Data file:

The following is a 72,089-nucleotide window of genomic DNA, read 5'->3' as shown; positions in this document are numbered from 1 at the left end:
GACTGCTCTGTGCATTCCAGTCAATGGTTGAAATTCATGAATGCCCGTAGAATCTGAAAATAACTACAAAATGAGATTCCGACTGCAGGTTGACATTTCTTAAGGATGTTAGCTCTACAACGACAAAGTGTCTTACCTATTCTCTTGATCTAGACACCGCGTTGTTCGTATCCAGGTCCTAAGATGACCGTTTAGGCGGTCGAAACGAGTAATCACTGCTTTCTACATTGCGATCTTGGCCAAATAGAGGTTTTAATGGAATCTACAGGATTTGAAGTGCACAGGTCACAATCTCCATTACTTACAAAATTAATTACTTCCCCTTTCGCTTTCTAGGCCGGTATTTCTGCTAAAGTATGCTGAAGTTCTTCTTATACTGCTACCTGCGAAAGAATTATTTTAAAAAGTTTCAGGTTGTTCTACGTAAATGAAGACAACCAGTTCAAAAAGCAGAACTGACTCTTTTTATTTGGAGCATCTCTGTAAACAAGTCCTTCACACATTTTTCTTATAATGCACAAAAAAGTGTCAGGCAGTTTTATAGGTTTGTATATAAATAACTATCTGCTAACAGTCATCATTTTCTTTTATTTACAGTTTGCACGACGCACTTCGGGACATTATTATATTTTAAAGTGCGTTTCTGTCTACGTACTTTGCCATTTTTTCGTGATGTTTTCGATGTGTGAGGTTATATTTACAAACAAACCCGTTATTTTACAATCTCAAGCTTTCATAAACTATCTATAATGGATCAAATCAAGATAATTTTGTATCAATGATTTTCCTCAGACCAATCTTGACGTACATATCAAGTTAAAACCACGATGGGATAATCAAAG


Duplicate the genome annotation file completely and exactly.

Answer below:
The following is a 72,089-nucleotide window of genomic DNA, read 5'->3' as shown; positions in this document are numbered from 1 at the left end:
GACTGCTCTGTGCATTCCAGTCAATGGTTGAAATTCATGAATGCCCGTAGAATCTGAAAATAACTACAAAATGAGATTCCGACTGCAGGTTGACATTTCTTAAGGATGTTAGCTCTACAACGACAAAGTGTCTTACCTATTCTCTTGATCTAGACACCGCGTTGTTCGTATCCAGGTCCTAAGATGACCGTTTAGGCGGTCGAAACGAGTAATCACTGCTTTCTACATTGCGATCTTGGCCAAATAGAGGTTTTAATGGAATCTACAGGATTTGAAGTGCACAGGTCACAATCTCCATTACTTACAAAATTAATTACTTCCCCTTTCGCTTTCTAGGCCGGTATTTCTGCTAAAGTATGCTGAAGTTCTTCTTATACTGCTACCTGCGAAAGAATTATTTTAAAAAGTTTCAGGTTGTTCTACGTAAATGAAGACAACCAGTTCAAAAAGCAGAACTGACTCTTTTTATTTGGAGCATCTCTGTAAACAAGTCCTTCACACATTTTTCTTATAATGCACAAAAAAGTGTCAGGCAGTTTTATAGGTTTGTATATAAATAACTATCTGCTAACAGTCATCATTTTCTTTTATTTACAGTTTGCACGACGCACTTCGGGACATTATTATATTTTAAAGTGCGTTTCTGTCTACGTACTTTGCCATTTTTTCGTGATGTTTTCGATGTGTGAGGTTATATTTACAAACAAACCCGTTATTTTACAATCTCAAGCTTTCATAAACTATCTATAATGGATCAAATCAAGATAATTTTGTATCAATGATTTTCCTCAGACCAATCTTGACGTACATATCAAGTTAAAACCACGATGGGATAATCAAAG